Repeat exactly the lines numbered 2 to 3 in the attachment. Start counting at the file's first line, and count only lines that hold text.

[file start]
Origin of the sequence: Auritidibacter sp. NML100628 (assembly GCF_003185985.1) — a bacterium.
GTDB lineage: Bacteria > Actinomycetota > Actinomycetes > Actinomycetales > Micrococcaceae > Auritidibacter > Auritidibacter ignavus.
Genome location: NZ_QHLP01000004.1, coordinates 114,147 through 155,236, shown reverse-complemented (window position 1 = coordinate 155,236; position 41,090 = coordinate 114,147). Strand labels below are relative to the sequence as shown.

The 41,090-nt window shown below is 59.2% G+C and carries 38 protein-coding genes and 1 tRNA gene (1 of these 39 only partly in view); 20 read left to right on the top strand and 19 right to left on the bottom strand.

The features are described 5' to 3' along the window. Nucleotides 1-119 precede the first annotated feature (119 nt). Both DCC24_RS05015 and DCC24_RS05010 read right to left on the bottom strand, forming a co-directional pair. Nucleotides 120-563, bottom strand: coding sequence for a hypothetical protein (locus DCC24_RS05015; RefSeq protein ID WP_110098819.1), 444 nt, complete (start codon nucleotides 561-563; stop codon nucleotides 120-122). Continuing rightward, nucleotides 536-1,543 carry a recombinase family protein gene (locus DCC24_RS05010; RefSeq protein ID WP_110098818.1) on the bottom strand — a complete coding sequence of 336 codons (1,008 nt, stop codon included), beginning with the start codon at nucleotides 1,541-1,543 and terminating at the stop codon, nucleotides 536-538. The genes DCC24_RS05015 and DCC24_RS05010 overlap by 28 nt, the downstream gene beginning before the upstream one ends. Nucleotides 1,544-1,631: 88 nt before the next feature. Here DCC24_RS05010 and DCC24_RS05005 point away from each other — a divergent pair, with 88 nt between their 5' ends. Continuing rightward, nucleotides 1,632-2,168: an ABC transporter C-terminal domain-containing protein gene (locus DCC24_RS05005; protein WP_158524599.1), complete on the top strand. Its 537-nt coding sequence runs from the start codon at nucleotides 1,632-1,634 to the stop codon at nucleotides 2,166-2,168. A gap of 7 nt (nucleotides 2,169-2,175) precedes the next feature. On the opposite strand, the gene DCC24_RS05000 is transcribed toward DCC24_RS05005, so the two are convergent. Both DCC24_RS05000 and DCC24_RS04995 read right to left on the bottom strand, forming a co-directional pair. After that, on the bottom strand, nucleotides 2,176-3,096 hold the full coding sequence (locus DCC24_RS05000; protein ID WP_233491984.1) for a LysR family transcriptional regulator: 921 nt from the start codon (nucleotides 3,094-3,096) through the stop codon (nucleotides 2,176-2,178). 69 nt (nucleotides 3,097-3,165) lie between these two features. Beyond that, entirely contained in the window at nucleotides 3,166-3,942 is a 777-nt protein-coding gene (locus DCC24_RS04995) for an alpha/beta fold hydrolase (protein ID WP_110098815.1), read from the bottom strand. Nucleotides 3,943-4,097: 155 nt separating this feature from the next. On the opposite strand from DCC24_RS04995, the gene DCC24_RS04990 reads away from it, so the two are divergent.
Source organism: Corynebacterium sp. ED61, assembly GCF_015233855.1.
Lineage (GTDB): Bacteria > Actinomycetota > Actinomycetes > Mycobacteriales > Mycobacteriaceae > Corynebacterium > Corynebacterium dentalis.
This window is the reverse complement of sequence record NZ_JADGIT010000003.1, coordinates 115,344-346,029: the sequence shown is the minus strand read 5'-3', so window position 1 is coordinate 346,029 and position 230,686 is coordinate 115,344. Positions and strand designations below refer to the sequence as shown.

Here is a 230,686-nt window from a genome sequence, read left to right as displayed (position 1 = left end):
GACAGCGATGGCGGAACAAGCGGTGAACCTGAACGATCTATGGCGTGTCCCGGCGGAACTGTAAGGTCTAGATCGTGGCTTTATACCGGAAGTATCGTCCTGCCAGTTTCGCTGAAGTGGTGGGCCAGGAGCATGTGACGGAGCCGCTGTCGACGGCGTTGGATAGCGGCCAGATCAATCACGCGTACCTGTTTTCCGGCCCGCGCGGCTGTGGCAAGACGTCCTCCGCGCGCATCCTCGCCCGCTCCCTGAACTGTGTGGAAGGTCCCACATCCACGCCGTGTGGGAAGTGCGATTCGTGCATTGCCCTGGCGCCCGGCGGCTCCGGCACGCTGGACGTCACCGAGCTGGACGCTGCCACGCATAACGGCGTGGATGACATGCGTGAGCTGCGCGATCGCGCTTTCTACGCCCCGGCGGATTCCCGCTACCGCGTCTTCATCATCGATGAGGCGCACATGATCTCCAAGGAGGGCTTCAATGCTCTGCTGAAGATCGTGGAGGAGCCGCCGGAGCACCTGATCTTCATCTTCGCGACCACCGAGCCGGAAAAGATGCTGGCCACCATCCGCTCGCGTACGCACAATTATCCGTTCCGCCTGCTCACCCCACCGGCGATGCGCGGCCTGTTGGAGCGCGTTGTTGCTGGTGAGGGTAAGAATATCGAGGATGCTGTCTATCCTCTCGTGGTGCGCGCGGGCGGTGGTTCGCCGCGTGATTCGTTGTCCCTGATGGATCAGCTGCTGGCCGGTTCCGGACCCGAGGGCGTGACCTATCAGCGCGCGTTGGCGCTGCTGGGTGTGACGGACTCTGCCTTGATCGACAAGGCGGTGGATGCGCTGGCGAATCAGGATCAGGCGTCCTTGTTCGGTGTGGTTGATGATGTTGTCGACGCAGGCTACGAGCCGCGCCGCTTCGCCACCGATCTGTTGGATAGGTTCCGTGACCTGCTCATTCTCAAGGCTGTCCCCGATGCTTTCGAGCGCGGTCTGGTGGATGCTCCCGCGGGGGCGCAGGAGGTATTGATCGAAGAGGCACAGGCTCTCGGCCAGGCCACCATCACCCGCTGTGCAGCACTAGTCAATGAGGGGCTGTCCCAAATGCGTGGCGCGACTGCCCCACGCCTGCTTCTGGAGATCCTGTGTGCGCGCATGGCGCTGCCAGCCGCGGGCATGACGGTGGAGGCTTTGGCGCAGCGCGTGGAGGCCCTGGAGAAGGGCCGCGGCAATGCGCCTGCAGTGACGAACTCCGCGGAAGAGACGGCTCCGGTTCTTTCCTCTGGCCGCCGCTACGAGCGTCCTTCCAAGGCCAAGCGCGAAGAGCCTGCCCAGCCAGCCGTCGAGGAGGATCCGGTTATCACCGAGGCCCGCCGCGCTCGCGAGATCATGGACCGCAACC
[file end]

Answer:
GTDB lineage: Bacteria > Actinomycetota > Actinomycetes > Actinomycetales > Micrococcaceae > Auritidibacter > Auritidibacter ignavus.
Genome location: NZ_QHLP01000004.1, coordinates 114,147 through 155,236, shown reverse-complemented (window position 1 = coordinate 155,236; position 41,090 = coordinate 114,147). Strand labels below are relative to the sequence as shown.